Change the world



This opinion piece appeared in the Herald of 31 October 2016, written by Executive Mayor of Nelson Mandela Bay, Athol Trollip.

A PROPER education is regarded as the foundation of opportunity and the best route to independence and prosperity. This is why parents are prepared to make the sacrifices that they do to educate their children and send them to university. 

A parent’s devotion to sacrifice for their child is a natural instinct that is also informed by a wish for them to have more opportunities than they as parents might have had. When the first child in a family’s history graduates, the next generations are more likely to follow suit and be independently successful.

This is why this university crisis must stop.

Parenting is about love and caring for one’s own flesh and blood, it’s also about taking the responsibility of imparting values and being exemplary in everything you do. The adage of “do as I say” just does not suffice.

Parenting is also about being able to say “no!” and showing that you mean it.

I believe that the time is now long overdue for parents to say “no” to this unbridled hooliganism at our universities.

It is high time that parents, religious leaders, communities, business leaders, academics and political leaders all get involved in a non-partisan and principled manner to say, “Enough is enough!”

We can’t afford this crisis as a city, as a nation or as a modern knowledge milieu. We cannot afford this impending academic hiatus that will, if allowed to continue, tragically lead to another lost generation in our beloved country.

The irony of students already at university calling for fees and everything else to fall, and destroying property such as libraries and laboratories, is frankly confounding.

There is no such thing as free tertiary education anywhere in the world. There are, however, various funding models, and in our country it is ostensibly designed to assist deserving students from poor and disadvantaged families to access tertiary education.

The deficiencies in the system should be the target of the students’ attention, not the very institutions that they have or seek access to.

It should be self-evident for academically qualifying students to understand that, the cutting off of one’s nose to spite one’s face is devastatingly counter-productive. This truth, however, seems to have escaped the understanding of the wanton minority who seek to destroy not only their universities but their own futures and those of their fellow students.

The violent and destructive behaviour of some students on our university campuses seems to have mesmerised everyone.

These students display a rude and rowdy arrogance on campus that they wouldn’t at home. Perhaps some got away with this kind of behaviour at school while their parents were desperately trying to make ends meet at work.

This worrying antisocial behaviour, irrespective of its genesis, cannot be allowed to become the norm in civilised society. We all must take responsibility and say “no!” to this behaviour.

Saying no should not be the responsibility of the police. Expecting the police to do so is tantamount to “passing the buck”. The responsibility to say “no” is that of the university management, the parents and community leaders. We cannot expect the police to do a job under command that we should be doing out of care, compassion and love. This crisis now needs tough love.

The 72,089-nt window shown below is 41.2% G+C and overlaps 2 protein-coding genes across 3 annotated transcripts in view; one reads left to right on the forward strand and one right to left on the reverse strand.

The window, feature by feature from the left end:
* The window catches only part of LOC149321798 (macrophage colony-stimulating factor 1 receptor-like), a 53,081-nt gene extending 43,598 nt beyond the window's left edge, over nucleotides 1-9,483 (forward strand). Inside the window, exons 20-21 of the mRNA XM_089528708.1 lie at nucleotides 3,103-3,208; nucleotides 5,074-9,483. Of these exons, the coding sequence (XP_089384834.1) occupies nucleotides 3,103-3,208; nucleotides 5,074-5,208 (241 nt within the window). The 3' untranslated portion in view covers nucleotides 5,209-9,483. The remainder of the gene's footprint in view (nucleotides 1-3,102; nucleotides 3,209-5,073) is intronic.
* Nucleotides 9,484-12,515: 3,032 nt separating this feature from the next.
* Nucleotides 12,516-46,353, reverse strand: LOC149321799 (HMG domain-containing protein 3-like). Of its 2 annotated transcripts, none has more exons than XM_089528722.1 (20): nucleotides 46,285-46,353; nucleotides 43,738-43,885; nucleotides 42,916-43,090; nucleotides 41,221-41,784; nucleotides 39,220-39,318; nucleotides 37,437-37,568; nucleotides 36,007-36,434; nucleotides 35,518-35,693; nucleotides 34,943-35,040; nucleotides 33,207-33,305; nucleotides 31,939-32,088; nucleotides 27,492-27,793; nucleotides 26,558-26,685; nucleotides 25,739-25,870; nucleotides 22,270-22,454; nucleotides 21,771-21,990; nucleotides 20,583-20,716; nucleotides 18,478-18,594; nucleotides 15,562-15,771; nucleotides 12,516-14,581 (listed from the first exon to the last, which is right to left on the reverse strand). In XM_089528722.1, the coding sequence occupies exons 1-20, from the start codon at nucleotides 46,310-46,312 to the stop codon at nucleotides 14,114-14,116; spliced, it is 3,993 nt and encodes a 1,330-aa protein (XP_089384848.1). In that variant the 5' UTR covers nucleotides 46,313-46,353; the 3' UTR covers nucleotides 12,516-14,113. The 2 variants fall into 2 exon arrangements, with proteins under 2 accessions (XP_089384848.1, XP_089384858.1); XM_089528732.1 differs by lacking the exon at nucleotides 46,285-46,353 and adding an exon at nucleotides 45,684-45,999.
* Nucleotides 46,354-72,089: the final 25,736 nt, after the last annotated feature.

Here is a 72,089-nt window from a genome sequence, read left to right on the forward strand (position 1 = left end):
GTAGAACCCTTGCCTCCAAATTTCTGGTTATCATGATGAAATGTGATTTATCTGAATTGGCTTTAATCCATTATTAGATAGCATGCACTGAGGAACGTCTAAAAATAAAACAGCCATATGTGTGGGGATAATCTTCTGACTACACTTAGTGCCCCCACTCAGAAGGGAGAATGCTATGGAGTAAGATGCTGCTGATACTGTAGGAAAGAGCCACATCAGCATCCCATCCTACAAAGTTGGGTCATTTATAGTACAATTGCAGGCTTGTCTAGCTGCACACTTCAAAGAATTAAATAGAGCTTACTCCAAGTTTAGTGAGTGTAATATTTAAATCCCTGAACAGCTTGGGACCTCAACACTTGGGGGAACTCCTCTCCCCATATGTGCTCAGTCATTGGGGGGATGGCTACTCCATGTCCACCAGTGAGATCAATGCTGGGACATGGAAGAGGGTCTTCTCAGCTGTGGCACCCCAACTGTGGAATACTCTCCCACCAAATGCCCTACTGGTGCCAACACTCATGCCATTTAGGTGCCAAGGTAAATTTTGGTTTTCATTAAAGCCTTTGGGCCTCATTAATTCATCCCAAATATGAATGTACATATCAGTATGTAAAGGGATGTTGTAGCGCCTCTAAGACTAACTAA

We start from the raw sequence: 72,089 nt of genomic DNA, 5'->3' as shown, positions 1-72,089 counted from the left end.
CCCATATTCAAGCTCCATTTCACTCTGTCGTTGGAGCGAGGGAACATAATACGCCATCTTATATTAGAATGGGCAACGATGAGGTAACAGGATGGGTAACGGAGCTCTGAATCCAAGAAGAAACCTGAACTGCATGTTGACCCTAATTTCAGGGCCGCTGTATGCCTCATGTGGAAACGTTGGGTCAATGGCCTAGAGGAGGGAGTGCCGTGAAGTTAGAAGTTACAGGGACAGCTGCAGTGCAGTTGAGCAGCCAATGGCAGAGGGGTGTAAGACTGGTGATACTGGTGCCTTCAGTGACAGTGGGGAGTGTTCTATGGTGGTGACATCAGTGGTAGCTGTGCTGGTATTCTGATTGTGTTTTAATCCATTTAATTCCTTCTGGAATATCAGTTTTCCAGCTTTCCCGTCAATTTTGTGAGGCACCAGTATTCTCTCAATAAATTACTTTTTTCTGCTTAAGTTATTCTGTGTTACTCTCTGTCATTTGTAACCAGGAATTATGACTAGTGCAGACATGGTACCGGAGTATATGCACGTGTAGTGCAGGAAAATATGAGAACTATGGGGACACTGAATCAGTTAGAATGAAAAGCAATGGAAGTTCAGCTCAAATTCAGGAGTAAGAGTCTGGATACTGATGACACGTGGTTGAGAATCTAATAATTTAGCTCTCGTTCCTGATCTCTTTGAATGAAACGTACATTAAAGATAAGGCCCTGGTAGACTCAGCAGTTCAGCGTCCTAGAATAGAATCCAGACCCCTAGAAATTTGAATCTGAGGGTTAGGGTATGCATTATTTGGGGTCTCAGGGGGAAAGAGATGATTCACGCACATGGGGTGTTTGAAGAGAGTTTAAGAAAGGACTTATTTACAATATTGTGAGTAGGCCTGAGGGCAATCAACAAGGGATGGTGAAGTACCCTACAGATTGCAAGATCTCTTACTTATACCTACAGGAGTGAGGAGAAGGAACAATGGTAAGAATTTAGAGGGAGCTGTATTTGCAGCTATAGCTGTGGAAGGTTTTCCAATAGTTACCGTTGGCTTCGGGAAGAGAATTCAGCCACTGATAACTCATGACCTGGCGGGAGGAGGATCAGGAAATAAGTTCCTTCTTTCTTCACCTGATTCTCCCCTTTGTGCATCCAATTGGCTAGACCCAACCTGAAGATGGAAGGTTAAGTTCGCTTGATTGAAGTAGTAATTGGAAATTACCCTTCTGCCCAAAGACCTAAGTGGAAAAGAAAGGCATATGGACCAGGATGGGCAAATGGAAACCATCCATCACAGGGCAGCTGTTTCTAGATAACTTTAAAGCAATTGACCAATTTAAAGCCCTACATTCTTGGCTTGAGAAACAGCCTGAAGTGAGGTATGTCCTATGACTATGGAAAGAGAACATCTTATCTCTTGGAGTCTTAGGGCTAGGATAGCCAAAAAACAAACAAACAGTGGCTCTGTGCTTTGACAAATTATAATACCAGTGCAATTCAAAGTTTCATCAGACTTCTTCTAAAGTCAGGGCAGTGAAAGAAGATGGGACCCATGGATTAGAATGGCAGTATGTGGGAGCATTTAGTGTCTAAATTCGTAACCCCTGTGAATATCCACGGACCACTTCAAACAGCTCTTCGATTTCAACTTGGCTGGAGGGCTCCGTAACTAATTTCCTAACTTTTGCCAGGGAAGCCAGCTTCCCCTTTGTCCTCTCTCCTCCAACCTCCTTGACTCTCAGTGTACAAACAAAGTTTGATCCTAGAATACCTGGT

In The Art of War, the art of war is famously described by the ancient Chinese warrior philosopher Sun Tzu as “winning without fighting”. These protesting students are fighting with the management and the police but they won’t fight with their parents, priests and pastors.

The success of the Arab Spring uprising, which spread across the Middle East in 2011, was based on the sheer weight of numbers who couldn’t be stopped. In the case of our crisis, for every protesting student there are two parents or at least more than one direct family member who is responsible for sacrificing for them being at university.

These people and the family members of the so-called “silent majority” far outnumber the destructive minority.

It’s time for this majority to stand up and be counted and to protect our universities and the futures of our children.

In gang-ridden areas of the city of Cape Town, where schoolgoing children were being preyed on by gangsters, the parents started an initiative called, “safely to school”. This required the parents, mostly mothers to walk to and from school with their children. This has achieved what the police could not adequately provide – safe passage from home and back.

We as responsible parents and community leaders should be doing the same thing at our universities. We should stand up in unity to ensure that our children can go safely to university, safely to and from exams, safely into the future and for the matric class of 2017 to go safely into orientation week next year at our university.

I believe that it is time for us all to sacrifice our time and make a bold statement so that our children can have a brighter future.

Let’s do this together for them – they will thank us one day, but only if we show them guidance now.

I appeal to every parent, family member and community leader to involve themselves in finding a lasting resolution to the funding crisis at our universities, but at the same time we must do what must be done now to allow this academic year to conclude with our children writing their exams.

This could mean us having to ensure their safe passage onto campus, every day, by being present at the universities’ gates in numbers, being present outside campuses or municipal exam halls while they write their exams and, lastly, just being there to show that we as parents will do what is necessary for our children to get ahead in life.

This mobilisation can start today, in every home and every community, if we want it to.